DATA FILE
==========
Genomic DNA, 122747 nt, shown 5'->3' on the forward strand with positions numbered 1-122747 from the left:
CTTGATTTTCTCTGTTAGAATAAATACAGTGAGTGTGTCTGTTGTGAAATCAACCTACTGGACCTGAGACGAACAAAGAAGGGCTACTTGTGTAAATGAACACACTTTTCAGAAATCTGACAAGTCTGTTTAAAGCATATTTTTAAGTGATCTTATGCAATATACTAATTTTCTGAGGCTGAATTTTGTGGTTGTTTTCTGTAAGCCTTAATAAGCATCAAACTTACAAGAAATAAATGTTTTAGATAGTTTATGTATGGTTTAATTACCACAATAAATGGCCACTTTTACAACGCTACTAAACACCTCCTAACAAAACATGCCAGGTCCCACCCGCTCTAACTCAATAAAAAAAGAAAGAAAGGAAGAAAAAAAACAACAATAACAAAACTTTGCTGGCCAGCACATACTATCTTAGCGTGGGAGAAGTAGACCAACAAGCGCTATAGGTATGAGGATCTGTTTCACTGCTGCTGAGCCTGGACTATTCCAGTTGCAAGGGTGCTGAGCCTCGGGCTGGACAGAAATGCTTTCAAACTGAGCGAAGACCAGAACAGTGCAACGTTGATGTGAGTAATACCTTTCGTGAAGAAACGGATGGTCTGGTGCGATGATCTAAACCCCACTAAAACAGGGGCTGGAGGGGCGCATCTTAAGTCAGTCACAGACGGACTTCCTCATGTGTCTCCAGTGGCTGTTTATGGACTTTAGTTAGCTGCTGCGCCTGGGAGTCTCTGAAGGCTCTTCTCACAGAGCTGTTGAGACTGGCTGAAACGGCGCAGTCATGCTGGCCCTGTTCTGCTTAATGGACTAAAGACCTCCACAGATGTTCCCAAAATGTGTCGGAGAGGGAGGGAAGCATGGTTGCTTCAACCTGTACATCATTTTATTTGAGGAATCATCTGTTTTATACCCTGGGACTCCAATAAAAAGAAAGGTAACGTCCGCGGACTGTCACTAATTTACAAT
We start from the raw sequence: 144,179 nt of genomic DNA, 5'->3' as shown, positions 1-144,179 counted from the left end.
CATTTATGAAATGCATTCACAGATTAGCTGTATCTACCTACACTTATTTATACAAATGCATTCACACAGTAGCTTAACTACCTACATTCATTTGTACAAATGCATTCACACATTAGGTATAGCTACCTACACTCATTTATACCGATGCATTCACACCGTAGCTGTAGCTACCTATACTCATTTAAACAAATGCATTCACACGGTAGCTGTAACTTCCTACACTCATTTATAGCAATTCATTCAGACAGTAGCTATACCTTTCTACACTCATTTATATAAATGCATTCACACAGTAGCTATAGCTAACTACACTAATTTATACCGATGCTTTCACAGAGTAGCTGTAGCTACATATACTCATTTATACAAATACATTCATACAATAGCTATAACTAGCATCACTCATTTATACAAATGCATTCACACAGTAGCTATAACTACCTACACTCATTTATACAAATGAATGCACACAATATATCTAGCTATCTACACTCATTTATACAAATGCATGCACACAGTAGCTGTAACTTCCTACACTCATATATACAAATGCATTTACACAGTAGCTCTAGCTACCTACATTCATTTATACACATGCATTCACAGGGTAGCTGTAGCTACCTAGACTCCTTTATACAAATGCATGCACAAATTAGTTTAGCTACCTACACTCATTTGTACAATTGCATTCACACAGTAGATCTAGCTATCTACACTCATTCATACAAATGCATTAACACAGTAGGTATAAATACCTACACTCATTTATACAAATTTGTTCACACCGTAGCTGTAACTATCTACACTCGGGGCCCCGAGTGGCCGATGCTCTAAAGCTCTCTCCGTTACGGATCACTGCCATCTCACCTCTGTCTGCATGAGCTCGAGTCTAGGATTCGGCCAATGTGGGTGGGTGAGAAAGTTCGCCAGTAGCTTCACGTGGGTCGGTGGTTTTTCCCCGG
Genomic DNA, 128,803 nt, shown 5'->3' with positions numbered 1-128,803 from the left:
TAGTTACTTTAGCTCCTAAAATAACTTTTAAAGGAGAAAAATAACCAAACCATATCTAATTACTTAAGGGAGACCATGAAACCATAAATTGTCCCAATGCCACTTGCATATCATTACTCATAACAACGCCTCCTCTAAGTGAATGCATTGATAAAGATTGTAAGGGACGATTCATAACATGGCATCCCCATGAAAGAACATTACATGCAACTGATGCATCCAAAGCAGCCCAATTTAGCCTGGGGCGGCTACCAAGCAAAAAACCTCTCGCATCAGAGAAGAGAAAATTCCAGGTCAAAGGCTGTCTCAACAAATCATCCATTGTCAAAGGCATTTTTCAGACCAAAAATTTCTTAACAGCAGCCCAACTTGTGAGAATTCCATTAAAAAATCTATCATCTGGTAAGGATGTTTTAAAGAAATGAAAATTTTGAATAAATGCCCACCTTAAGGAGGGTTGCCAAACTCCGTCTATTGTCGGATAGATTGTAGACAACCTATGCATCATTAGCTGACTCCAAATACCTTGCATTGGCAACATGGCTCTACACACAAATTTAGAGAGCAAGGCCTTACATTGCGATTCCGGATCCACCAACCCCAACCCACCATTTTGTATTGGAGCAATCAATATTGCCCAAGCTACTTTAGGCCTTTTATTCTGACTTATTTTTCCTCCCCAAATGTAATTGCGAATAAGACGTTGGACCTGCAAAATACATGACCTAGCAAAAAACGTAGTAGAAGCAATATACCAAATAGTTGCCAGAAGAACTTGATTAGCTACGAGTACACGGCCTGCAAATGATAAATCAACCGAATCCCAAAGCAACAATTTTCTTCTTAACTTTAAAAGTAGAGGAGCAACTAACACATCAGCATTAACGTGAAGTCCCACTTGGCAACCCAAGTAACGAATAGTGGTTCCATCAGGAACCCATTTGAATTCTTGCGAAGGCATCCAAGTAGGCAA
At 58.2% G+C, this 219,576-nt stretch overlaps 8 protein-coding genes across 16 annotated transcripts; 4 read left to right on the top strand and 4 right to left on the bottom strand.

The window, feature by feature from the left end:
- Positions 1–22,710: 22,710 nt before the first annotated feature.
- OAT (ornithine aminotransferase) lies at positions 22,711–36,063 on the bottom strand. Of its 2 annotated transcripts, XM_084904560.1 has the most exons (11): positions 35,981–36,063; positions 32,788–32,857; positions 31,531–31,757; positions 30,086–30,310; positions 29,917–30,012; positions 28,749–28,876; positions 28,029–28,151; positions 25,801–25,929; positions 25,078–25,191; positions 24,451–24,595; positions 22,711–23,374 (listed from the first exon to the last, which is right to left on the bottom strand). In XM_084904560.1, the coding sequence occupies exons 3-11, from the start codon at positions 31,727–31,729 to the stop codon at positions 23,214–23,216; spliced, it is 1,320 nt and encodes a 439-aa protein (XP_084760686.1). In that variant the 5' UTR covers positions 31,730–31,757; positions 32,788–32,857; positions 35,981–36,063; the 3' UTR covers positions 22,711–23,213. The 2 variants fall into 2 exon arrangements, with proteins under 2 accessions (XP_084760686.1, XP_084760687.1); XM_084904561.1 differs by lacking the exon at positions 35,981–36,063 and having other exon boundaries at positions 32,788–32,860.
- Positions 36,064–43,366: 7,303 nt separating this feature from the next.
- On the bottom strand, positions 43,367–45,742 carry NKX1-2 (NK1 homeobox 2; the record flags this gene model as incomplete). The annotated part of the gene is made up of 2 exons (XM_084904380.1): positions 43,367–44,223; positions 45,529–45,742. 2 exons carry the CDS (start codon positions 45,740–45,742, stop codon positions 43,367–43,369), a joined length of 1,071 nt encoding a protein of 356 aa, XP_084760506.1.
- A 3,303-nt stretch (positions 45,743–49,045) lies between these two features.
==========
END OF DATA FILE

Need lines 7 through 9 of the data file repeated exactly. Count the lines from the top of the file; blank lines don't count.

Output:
At 58.2% G+C, this 219,576-nt stretch overlaps 8 protein-coding genes across 16 annotated transcripts; 4 read left to right on the top strand and 4 right to left on the bottom strand.

The window, feature by feature from the left end:
- Positions 1–22,710: 22,710 nt before the first annotated feature.